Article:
The Right Tries and Fails to turn Marriage Into a Religious Institution

Most people understand that marriage, matrimony, or wedlock is a social union or legal contract between people called spouses that creates kinship, and its definition varies according to different cultures, but is usually an institution in which interpersonal relationships, usually intimate and sexual, are acknowledged. The concept of two human beings making a commitment borne of mutual love predates what the modern world refers to as organized religion, and the notion that two people cannot engage in a legal contract to live together without religious approval or definition is the height of absurdity, and yet in America, a secular nation, Christians attempt to control which two people can be married, but that is changing. Yesterday the U.S. Supreme Court blog announced that thus far, the nation’s high court will not take up any number of cases or actions on same-sex marriage.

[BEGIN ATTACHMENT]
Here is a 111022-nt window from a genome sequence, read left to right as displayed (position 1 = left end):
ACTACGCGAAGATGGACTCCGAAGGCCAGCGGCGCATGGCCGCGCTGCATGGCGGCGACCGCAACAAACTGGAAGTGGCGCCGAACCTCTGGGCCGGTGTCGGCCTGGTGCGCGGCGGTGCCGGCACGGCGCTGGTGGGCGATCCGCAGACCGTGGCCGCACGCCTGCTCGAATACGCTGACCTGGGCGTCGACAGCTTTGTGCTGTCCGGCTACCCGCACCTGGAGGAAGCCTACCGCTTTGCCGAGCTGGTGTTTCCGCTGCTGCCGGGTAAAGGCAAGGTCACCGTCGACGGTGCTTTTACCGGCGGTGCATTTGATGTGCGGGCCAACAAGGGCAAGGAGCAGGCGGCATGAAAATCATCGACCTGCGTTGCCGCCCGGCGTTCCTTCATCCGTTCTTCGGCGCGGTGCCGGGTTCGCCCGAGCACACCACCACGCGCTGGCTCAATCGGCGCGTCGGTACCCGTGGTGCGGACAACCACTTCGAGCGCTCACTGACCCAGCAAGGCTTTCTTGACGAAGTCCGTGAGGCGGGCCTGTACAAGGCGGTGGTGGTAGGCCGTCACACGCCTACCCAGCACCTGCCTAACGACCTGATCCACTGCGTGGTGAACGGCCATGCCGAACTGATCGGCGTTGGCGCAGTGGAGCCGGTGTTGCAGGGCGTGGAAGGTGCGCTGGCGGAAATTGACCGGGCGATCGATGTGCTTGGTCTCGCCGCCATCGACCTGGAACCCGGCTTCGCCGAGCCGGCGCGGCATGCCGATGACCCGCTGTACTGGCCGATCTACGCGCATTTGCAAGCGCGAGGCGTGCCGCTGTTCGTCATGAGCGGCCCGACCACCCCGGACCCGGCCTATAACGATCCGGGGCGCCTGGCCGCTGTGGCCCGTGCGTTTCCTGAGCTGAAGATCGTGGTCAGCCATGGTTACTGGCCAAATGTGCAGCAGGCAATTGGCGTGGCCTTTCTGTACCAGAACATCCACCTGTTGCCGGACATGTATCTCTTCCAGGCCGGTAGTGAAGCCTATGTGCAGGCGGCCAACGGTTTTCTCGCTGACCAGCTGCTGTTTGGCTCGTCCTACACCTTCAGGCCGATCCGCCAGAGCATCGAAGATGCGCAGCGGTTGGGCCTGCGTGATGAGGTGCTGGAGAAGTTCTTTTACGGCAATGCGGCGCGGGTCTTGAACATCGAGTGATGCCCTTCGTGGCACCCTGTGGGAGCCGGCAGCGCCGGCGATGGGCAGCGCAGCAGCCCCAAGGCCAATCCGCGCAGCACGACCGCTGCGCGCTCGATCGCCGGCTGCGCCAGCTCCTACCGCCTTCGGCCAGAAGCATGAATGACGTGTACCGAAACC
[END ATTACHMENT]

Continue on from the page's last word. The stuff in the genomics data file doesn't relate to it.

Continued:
The entire objection and outrage against two people of the same sex entering into wedlock has its basis in Christianity, and the constant refrain from same-sex marriage opponents is that marriage is “the union of one man and one woman” as defined in the Christian bible. Same-sex marriage opponents back up their claim with the fallacy that America is a Christian nation as intended by the Founding Fathers, therefore the Christian bible, and evangelical fanatics, should dictate who gets to marry whom. However, the Founders never said the nation was beholden to the bible and in fact, they claimed America was not a Christian nation. In the Treaty of Tripoli (1796) George Washington, first president of the United States and affirmed Founding Father wrote, “The Government of the United States of America is not, in any sense, founded on the Christian religion.”